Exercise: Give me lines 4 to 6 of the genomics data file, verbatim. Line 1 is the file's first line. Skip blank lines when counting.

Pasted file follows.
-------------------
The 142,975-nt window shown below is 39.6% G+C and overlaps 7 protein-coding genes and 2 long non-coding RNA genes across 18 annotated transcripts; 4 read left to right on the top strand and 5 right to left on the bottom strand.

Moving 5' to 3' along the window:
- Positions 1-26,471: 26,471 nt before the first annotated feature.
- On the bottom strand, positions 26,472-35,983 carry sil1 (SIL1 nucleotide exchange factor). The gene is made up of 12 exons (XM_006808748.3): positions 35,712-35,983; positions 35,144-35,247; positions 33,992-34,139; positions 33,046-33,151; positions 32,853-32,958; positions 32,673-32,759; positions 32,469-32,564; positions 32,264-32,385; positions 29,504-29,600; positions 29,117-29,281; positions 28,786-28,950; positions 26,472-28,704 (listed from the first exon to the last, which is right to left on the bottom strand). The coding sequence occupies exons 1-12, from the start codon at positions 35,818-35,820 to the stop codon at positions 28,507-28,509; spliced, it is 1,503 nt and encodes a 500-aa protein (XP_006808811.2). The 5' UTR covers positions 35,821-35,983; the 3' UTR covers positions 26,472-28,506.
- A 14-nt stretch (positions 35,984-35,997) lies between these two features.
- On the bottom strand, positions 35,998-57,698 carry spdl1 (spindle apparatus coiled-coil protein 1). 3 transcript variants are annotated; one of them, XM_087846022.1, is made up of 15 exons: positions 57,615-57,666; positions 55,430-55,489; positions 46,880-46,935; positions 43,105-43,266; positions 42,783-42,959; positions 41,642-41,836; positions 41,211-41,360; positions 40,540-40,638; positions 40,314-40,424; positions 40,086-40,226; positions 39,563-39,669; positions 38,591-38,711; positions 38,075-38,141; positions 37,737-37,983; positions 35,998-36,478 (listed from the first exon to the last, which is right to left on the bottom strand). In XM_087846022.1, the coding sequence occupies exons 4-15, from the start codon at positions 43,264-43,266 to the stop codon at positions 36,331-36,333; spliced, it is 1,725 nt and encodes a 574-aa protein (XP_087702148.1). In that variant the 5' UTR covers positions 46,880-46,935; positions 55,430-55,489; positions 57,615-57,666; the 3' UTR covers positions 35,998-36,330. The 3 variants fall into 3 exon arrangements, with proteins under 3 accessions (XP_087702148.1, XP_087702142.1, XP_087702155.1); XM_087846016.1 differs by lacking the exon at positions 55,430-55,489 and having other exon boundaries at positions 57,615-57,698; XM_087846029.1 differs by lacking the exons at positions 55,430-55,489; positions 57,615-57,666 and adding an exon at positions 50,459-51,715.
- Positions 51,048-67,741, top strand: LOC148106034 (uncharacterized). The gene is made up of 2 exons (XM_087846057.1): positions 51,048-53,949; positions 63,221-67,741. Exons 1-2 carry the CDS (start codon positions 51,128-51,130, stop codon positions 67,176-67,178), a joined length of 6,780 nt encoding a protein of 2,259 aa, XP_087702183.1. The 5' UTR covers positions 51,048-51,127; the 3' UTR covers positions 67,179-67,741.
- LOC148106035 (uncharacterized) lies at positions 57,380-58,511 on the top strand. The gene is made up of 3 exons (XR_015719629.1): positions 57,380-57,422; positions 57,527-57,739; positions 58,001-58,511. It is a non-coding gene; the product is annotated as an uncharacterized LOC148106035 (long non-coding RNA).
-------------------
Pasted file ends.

- On the bottom strand, positions 26,472-35,983 carry sil1 (SIL1 nucleotide exchange factor). The gene is made up of 12 exons (XM_006808748.3): positions 35,712-35,983; positions 35,144-35,247; positions 33,992-34,139; positions 33,046-33,151; positions 32,853-32,958; positions 32,673-32,759; positions 32,469-32,564; positions 32,264-32,385; positions 29,504-29,600; positions 29,117-29,281; positions 28,786-28,950; positions 26,472-28,704 (listed from the first exon to the last, which is right to left on the bottom strand). The coding sequence occupies exons 1-12, from the start codon at positions 35,818-35,820 to the stop codon at positions 28,507-28,509; spliced, it is 1,503 nt and encodes a 500-aa protein (XP_006808811.2). The 5' UTR covers positions 35,821-35,983; the 3' UTR covers positions 26,472-28,506.
- A 14-nt stretch (positions 35,984-35,997) lies between these two features.
- On the bottom strand, positions 35,998-57,698 carry spdl1 (spindle apparatus coiled-coil protein 1). 3 transcript variants are annotated; one of them, XM_087846022.1, is made up of 15 exons: positions 57,615-57,666; positions 55,430-55,489; positions 46,880-46,935; positions 43,105-43,266; positions 42,783-42,959; positions 41,642-41,836; positions 41,211-41,360; positions 40,540-40,638; positions 40,314-40,424; positions 40,086-40,226; positions 39,563-39,669; positions 38,591-38,711; positions 38,075-38,141; positions 37,737-37,983; positions 35,998-36,478 (listed from the first exon to the last, which is right to left on the bottom strand). In XM_087846022.1, the coding sequence occupies exons 4-15, from the start codon at positions 43,264-43,266 to the stop codon at positions 36,331-36,333; spliced, it is 1,725 nt and encodes a 574-aa protein (XP_087702148.1). In that variant the 5' UTR covers positions 46,880-46,935; positions 55,430-55,489; positions 57,615-57,666; the 3' UTR covers positions 35,998-36,330. The 3 variants fall into 3 exon arrangements, with proteins under 3 accessions (XP_087702148.1, XP_087702142.1, XP_087702155.1); XM_087846016.1 differs by lacking the exon at positions 55,430-55,489 and having other exon boundaries at positions 57,615-57,698; XM_087846029.1 differs by lacking the exons at positions 55,430-55,489; positions 57,615-57,666 and adding an exon at positions 50,459-51,715.